We can only imagine what it must have been like for a Victorian audience watching Wilde’s social comedies in the 1890s. A contemporary reviewer of Lady Windermere’s Fan wrote how the play was “pregnant with the wisdom of the boudoir, and the cynicism of the club smoking room, while under all this there frequently lurk deeper truths of a wider range” (Sunday Times Review, 1892 in Tydeman, p. 47). Indeed, these underlying “deeper truths” in the grin-inducing humour of Wilde’s drawing-room scenes might be more familiar in our own experiences and literature than we think. In reading Wilde’s concluding pronouncement, “Ah, you’re marrying a very good woman!” alongside the wildly vernacular conclusion in ‘2 mothers’, “ah pah wants to take you chya-hong in new motor car”, we can find a compelling comedic mirror of contemporary Singapore in Victorian texts that we imagine and enjoy today.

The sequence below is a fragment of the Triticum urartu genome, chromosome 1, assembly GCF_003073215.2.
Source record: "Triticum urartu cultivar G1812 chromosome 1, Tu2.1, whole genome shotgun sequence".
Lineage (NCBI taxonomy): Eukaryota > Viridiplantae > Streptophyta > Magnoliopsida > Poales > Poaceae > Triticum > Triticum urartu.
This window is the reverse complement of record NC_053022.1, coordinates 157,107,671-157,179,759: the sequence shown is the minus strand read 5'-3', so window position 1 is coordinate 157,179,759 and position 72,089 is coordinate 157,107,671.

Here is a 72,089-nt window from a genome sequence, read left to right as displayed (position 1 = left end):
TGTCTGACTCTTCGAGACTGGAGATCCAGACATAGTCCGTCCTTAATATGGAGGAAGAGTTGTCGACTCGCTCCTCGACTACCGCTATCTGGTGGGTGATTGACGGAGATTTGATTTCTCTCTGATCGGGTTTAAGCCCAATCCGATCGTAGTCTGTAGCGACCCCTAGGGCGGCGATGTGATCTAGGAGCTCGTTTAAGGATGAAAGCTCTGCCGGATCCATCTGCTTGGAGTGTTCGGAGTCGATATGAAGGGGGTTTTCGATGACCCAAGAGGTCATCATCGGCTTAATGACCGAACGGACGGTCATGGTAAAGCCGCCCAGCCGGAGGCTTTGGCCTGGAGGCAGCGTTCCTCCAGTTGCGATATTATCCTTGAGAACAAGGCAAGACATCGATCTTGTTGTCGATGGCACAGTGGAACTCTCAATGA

Tydeman, W. (ed.) (1982) Wilde, Comedies: A Selection of Critical Essays. London: Macmillan.
Wilde’s social comedies:
A Woman of No Importance
An Ideal Husband
The Importance of Being Earnest
CHLOE LIM is a second-year undergraduate reading English Language and Literature at the University of Oxford. She has also taught English Language and English Literature at Xinmin Secondary School and Victoria Junior College. Chloe studied Oscar Wilde’s works as part of her first-year course at university, and her favourite remains ‘The Ballad of Reading Gaol’.
Photo credit: Jo Ann Low @jolowthehobo